A-2878, referred to as the “Facebook bill,” would prohibit employers from asking for certain social networking information from employees and prospective employees.  The bill’s intention to protect employees’ privacy is laudable; however, a provision in Section 5 of the legislation creates an unnecessary hardship for New Jersey’s business community and may place an additional strain on our court system.  This section would create a new opportunity for current, former, and prospective employees to sue New Jersey businesses. 

Under this provision, employers or businesses who seek to hire an employee to administer their company’s social media communications would risk a lawsuit if they ask a prospective employee about his or her social media experience.  An unqualified job applicant would be given the right to seek monetary compensation if social networking was raised even in casual context during the interview process or later as an employee.  New Jersey would be the only state in which an employee or prospective employee would have such leverage, contributing to a hostile business climate in which unemployment outpaces the national average.   Even if an employer is found to have committed no violation of this act, time and capital will be needed for a defense.  Small businesses would be hurt most by litigation, as it can take up to $70,000 to resolve even the most clearly meritless cases.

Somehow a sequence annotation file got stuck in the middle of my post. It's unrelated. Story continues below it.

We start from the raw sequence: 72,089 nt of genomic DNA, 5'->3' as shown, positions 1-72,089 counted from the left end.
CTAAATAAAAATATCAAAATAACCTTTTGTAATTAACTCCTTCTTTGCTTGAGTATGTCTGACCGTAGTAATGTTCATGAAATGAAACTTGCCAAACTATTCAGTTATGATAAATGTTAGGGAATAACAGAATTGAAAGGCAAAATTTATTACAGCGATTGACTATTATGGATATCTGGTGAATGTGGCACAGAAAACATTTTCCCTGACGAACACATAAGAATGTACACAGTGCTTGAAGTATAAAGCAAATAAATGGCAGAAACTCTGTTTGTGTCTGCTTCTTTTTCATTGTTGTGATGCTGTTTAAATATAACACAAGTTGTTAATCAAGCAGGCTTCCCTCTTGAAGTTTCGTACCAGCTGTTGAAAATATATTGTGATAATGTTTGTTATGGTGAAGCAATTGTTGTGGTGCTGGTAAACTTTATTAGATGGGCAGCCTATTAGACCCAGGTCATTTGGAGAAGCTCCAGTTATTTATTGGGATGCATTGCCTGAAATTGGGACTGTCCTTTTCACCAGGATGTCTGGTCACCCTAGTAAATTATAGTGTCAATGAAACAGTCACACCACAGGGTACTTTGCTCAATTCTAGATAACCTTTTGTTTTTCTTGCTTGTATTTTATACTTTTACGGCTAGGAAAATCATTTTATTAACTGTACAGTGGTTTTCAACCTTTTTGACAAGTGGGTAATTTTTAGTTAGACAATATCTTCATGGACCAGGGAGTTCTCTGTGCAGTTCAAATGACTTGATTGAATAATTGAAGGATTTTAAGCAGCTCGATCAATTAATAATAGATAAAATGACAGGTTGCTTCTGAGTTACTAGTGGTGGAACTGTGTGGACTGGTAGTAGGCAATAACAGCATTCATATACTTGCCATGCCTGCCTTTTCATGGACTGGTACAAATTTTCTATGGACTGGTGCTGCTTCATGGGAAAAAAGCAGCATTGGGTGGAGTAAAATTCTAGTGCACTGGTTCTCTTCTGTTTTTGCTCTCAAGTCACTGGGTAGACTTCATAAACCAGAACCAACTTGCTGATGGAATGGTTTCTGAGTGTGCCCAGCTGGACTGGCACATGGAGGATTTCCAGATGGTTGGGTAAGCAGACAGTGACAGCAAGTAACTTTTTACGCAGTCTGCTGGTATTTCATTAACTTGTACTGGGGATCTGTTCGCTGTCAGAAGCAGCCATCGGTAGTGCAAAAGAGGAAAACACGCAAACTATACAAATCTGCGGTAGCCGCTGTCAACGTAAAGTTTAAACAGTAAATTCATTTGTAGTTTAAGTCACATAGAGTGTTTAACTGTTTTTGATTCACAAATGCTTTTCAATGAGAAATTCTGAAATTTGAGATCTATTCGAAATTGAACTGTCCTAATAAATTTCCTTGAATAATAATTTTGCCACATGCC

As New Jersey seeks to rebuild after the events of Hurricane Sandy, it is critical that we do not impose unintended disadvantages on our state’s economic backbone.  California, Maryland and Illinois have taken steps to protect employees’ privacy without exposing their business community to new and expensive liability in addition to penalties.  Please urge legislators to consider amending or removing Section 5.